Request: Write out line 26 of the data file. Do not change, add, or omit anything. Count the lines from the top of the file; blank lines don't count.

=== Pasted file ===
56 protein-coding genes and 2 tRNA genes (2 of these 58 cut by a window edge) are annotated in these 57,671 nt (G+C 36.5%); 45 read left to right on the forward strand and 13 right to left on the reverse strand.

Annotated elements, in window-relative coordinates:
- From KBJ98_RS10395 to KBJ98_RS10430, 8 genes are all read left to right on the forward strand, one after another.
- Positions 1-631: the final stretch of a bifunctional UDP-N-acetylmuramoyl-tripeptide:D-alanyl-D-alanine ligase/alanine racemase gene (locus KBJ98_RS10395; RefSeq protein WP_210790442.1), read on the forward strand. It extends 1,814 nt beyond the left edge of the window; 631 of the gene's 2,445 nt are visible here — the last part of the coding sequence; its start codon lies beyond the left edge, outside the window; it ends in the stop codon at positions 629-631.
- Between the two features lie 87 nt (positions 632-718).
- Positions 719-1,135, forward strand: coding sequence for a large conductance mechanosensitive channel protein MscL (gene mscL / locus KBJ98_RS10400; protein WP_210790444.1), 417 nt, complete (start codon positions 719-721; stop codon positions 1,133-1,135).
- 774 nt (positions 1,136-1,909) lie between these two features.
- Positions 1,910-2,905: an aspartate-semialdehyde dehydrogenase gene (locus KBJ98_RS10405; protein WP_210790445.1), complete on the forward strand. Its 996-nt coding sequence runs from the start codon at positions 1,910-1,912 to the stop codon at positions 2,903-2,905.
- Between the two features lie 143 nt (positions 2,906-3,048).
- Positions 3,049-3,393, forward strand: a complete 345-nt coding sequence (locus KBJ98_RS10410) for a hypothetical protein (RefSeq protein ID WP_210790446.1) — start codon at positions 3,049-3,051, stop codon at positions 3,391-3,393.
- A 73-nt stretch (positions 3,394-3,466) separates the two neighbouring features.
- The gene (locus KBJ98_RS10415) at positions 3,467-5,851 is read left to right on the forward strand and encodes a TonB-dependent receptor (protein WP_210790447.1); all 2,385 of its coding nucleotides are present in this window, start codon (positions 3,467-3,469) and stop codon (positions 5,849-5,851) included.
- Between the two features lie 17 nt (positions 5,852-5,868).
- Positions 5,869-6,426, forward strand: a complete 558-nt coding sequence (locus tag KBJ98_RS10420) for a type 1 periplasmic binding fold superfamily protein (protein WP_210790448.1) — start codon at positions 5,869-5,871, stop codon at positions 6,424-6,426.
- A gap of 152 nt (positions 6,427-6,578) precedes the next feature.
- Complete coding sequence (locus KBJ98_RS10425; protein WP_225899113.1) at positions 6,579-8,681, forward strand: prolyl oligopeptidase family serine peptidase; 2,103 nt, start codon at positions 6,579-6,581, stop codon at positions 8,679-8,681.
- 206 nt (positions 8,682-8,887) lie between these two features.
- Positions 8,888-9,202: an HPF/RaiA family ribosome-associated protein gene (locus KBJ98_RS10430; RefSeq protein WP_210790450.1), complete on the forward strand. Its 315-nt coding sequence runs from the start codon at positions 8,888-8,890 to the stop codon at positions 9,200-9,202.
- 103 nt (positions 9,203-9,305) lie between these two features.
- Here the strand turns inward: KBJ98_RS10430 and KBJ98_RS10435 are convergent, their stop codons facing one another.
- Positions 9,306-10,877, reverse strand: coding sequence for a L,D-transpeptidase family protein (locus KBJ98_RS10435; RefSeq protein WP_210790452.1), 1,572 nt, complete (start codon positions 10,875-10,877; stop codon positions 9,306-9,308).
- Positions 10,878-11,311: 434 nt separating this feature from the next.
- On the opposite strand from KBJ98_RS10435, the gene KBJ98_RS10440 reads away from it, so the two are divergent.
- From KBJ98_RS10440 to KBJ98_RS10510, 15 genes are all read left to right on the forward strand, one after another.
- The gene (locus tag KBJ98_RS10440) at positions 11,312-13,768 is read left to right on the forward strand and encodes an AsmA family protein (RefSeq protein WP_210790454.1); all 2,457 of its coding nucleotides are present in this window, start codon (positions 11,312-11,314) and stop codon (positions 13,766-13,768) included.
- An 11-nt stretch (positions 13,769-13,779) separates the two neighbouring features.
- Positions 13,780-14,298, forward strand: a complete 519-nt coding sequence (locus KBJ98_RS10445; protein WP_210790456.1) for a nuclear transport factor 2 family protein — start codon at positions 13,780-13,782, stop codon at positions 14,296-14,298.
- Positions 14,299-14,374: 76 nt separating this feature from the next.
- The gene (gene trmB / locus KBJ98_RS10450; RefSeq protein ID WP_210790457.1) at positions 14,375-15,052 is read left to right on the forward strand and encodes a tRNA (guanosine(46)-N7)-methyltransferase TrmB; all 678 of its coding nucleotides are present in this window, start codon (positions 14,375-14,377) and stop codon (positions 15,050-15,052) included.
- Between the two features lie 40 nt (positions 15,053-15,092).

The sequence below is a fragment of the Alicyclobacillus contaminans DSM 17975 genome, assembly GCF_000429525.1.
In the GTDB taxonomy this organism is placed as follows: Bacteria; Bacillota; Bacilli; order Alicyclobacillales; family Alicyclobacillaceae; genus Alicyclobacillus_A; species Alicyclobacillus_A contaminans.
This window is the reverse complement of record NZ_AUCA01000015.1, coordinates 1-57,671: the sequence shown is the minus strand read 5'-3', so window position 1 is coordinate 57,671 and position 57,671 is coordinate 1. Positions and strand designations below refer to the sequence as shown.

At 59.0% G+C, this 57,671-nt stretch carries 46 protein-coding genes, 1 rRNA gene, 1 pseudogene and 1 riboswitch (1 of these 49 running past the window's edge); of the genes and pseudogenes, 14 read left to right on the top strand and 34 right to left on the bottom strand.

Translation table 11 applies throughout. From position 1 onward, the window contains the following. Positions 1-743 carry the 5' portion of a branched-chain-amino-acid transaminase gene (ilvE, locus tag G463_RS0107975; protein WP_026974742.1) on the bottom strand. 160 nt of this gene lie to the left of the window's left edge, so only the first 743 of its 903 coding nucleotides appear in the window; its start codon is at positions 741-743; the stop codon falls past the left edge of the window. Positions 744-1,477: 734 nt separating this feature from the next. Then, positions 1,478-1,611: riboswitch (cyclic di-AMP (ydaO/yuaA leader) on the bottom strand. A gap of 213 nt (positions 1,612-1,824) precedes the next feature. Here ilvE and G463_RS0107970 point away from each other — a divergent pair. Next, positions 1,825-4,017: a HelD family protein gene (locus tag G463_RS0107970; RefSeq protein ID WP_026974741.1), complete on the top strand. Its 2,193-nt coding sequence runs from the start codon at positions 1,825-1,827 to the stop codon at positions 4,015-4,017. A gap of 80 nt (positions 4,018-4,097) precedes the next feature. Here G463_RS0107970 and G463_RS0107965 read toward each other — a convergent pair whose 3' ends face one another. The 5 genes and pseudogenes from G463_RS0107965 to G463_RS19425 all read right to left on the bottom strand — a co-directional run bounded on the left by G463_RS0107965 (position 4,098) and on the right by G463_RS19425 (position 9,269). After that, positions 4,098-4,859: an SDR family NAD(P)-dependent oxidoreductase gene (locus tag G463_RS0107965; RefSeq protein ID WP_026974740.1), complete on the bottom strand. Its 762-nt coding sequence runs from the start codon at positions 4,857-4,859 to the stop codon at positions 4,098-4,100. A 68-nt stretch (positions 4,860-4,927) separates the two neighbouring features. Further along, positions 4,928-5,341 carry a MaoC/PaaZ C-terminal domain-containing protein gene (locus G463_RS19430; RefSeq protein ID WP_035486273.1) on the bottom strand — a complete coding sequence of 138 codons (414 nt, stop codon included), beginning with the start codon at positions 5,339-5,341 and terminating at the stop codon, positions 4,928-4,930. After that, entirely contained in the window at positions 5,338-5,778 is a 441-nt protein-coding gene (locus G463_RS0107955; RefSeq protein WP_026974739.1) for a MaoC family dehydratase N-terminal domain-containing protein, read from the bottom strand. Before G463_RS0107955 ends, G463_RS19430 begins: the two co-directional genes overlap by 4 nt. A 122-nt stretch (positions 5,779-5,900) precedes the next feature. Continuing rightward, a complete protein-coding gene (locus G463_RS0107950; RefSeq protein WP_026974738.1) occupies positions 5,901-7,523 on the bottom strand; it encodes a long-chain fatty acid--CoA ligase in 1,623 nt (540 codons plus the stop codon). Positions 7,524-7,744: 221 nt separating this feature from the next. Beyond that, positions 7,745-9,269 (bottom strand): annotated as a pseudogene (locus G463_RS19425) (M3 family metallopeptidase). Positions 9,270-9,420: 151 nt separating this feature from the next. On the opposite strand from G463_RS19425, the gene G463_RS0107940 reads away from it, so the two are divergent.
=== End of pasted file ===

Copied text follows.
- An 11-nt stretch (positions 13,769-13,779) separates the two neighbouring features.